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Marilyn Monroe season, ‘Hardware’ 25th anniversary, ‘The Ipcress File’ and more film fun happening this week

Posted at 1:15 pm, June 3, 2015 in Arts & Entertainment
marylin monroe

Each week, we round up the most exciting film events happening in London over the coming week, from pop-ups and one-offs to regular film clubs, outdoor screenings and festivals. Here’s this week’s top five…

1.    Sci-fi London: ‘Hardware’ 25th anniversary

Celebrate a low-budget British horror classic, as composer Simon Boswell celebrates the DIY magic of Richard Stanley’s full-throttle feature debut, ‘Hardware’. In the barren wastelands of the future, a zone trooper stumbles upon the remains of an advanced killing machine, the Mark 13 cyborg. Stanley’s gaudy vision achieves a roller-coaster pace, swept along by an incessant industrial soundtrack, the perfect backdrop for Image Animation’s deliciously fetishistic creation, all pumping pistons and sinewy flex. An energetic Pandora’s box of delights, tailor-made for the disposable ’90s. The screening will be followed by a live show by TheAND and a psychedelic club night.

Ritzy Picturehouse, Coldharbour Lane, Brixton, SW2 1JG. Thu Jun 4, 9pm. £11.60, £10.60 concs.

    Marilyn Monroe season: ‘Clash by Night’

The BFI’s month-long tribute to the greatest movie star of them all kicks off with Marilyn’s first major role, in this adaptation of Clifford Odets’ play, a hoary slice of Broadway neo-realism in the Arthur Miller vein. At heart, it’s a mature study of a cynical woman’s adultery with an equally cynical man. Director Fritz Lang transposed the setting from Staten Island to a small fishing village, and what follows is an excellently acted, very Langian picture of the dangerous undercurrents in emotional relationships.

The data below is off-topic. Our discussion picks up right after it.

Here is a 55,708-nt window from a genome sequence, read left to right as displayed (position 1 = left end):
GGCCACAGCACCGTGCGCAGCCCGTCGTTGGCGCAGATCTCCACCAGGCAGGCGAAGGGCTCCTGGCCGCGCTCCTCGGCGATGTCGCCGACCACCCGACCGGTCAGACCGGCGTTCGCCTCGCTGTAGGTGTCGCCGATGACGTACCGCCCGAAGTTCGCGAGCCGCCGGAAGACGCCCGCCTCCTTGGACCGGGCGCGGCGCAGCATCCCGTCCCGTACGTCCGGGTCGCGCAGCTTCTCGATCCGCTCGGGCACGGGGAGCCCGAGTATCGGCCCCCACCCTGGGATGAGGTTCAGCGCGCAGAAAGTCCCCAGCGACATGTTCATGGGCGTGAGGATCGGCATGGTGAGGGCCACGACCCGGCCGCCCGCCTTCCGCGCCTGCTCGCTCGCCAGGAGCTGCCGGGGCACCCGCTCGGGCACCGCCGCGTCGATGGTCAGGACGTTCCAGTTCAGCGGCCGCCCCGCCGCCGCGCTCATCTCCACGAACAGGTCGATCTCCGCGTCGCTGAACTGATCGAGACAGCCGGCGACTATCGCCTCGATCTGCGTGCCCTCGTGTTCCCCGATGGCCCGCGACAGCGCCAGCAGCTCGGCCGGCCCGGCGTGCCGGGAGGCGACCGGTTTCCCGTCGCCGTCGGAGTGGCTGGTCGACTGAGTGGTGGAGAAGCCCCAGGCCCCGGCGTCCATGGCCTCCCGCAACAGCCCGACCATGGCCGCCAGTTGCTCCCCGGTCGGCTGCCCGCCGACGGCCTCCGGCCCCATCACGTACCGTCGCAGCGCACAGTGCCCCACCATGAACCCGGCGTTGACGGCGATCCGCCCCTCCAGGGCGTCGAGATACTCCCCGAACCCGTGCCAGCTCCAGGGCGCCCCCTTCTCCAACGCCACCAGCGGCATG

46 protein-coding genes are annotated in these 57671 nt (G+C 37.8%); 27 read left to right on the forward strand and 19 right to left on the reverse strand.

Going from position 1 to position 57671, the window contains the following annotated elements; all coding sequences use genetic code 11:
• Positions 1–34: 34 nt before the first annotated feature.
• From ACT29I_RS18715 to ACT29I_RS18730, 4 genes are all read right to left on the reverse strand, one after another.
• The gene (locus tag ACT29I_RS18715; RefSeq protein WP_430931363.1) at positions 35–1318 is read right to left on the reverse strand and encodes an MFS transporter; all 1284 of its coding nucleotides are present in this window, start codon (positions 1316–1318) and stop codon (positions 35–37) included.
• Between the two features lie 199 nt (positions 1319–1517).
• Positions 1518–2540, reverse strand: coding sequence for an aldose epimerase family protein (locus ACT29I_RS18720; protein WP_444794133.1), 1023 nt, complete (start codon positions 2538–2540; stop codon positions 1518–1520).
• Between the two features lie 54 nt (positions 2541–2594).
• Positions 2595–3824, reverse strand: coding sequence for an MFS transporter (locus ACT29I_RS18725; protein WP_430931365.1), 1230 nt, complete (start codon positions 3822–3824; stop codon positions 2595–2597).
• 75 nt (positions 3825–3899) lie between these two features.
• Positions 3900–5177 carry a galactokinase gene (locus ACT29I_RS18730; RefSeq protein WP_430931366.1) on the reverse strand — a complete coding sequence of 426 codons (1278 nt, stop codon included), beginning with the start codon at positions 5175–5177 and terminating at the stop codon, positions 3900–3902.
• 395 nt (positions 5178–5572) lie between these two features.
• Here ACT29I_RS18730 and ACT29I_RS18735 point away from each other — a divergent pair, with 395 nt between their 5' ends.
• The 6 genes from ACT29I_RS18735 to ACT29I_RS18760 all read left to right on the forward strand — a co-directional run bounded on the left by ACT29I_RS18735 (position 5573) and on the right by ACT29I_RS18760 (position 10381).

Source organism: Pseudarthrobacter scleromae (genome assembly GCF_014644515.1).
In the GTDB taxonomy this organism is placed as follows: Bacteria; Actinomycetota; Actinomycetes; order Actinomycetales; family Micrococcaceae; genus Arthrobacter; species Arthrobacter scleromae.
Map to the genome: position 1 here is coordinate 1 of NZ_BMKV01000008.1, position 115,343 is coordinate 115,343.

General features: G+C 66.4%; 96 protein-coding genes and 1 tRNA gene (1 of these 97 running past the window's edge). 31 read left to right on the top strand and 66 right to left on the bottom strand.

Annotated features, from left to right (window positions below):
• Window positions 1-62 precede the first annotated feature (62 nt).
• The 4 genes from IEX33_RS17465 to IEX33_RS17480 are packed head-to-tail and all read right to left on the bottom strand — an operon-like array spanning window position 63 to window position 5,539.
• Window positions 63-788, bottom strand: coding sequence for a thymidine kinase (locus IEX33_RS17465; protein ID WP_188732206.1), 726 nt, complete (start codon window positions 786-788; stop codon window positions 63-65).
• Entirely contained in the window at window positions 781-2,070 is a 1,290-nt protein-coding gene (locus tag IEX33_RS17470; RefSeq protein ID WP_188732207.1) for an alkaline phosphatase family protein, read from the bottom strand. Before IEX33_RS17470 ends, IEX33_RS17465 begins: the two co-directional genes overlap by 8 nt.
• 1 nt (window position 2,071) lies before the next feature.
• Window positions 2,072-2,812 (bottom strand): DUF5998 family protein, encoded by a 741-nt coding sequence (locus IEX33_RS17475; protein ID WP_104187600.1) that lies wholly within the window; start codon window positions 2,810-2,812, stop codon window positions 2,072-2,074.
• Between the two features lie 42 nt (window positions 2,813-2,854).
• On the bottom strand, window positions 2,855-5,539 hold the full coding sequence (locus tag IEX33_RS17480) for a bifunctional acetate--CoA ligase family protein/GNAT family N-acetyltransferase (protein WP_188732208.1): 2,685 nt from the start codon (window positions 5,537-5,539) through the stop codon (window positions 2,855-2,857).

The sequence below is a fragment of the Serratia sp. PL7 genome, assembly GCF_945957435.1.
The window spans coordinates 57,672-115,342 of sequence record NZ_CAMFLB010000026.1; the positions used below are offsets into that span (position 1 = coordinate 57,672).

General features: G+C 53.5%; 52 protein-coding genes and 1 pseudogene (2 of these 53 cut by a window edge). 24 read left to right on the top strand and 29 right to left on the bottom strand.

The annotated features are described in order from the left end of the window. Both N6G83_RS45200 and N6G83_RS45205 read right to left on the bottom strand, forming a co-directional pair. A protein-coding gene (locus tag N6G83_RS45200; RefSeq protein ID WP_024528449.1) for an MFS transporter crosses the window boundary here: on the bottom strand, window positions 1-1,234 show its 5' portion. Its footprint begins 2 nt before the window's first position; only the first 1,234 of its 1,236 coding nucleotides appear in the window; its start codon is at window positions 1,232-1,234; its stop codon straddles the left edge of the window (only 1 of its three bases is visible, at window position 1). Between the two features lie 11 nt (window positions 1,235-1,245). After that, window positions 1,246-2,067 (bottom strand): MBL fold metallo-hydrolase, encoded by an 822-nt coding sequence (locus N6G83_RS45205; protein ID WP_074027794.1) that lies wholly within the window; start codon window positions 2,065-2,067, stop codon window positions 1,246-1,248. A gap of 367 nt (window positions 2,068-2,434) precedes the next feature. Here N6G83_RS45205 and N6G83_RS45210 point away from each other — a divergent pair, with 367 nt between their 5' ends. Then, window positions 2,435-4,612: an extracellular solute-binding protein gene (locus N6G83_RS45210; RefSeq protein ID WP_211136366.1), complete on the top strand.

BFI Southbank, Belvedere Rd, SE1 8XT. Fri Jun 5, 8.45pm. £8.35–£11.75.

    The Ipcress File 

Sandwiched between ‘Zulu’ and ‘Alfie’ on Michael Caine’s extensive and, let’s say, ‘varied’ filmography, ‘The Ipcress File’ was the first of four films in which the actor played gentleman spy Harry Palmer. The plot is a mild headache of deceit and double-dealing that glides stylishly around Palmer, a cocky London bachelor and middle-ranking scion of the MoD’s counter-espionage department. Palmer is redeployed from the command of one stuffy chief to another in order to investigate a mysterious ‘brain drain’ of scientists and along the way discovers a suspicious reel of 8mm film that, it turns out, has mind-wiping properties.

Stratford East Picturehouse, Salway Rd, E15 1BX. Sun Jun 7, 3.45pm. £9.50, £8.50 concs.

    The Frighteners 

Peter Jackson’s SFX-heavy scarefest looks at first like a return to the slapstick horror-comedy of ‘Braindead’. Later, however, it flips into a grim, disturbing horror movie about the malevolent spirit of a serial killer back from the grave to increase his body count. Though funded by Hollywood, this New Zealand-shot movie was creatively controlled by Jackson and co-writer Fran Walsh. So while the on-screen violence is toned down, there’s no soft-pedalling the ugliness of mass murder. At times the relentless special effects and tangled plotting veer towards overkill, but the final tonal swerve is shocking and effective.

Prince Charles Cinema, 7 Leicester Place, WC2H 7BP. Wed Jun 3, 8.45pm. £7.50, £5 concs.

    The Killing of Sister George 

Catch a rare 35mm screening of Robert Aldrich’s entertaining adaptation of Frank Marcus’s play about an ageing gay actress whose life falls apart as she loses her job in a TV soap series. To be fair, the film could never be described as either realistic or sensitive. With its grotesque stereotyping and tour de force bitchiness and hysteria, it’s more like a sequel to ‘Whatever Happened to Baby Jane?’. The result is cynical, objectionable and fun, distinguished by Beryl Reid’s marvellously energetic performance.

Regent Street Cinema, 309 Regent St, W1B 2UW. Sun Jun 7, 9pm. £11, £10 concs.


For the full list, go to Time Out’s film events page.

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